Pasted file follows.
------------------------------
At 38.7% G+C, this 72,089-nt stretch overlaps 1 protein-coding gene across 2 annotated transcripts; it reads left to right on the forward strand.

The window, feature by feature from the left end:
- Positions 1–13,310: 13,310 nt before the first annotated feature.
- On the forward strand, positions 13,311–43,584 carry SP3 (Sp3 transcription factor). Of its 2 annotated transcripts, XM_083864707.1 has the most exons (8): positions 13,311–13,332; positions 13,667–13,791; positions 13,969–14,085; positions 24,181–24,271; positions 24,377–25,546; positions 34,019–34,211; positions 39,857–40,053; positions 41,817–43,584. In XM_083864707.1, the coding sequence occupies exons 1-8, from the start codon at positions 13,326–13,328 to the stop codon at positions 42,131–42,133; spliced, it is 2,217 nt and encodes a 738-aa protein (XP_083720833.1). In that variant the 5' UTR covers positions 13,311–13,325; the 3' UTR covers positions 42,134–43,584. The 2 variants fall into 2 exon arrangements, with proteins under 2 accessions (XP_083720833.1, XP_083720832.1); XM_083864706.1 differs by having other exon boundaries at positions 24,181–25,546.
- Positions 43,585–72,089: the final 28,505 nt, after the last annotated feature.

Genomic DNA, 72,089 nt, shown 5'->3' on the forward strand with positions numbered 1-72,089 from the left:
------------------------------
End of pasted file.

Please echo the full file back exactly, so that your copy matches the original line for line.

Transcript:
At 38.7% G+C, this 72,089-nt stretch overlaps 1 protein-coding gene across 2 annotated transcripts; it reads left to right on the forward strand.

The window, feature by feature from the left end:
- Positions 1–13,310: 13,310 nt before the first annotated feature.
- On the forward strand, positions 13,311–43,584 carry SP3 (Sp3 transcription factor). Of its 2 annotated transcripts, XM_083864707.1 has the most exons (8): positions 13,311–13,332; positions 13,667–13,791; positions 13,969–14,085; positions 24,181–24,271; positions 24,377–25,546; positions 34,019–34,211; positions 39,857–40,053; positions 41,817–43,584. In XM_083864707.1, the coding sequence occupies exons 1-8, from the start codon at positions 13,326–13,328 to the stop codon at positions 42,131–42,133; spliced, it is 2,217 nt and encodes a 738-aa protein (XP_083720833.1). In that variant the 5' UTR covers positions 13,311–13,325; the 3' UTR covers positions 42,134–43,584. The 2 variants fall into 2 exon arrangements, with proteins under 2 accessions (XP_083720833.1, XP_083720832.1); XM_083864706.1 differs by having other exon boundaries at positions 24,181–25,546.
- Positions 43,585–72,089: the final 28,505 nt, after the last annotated feature.

Genomic DNA, 72,089 nt, shown 5'->3' on the forward strand with positions numbered 1-72,089 from the left: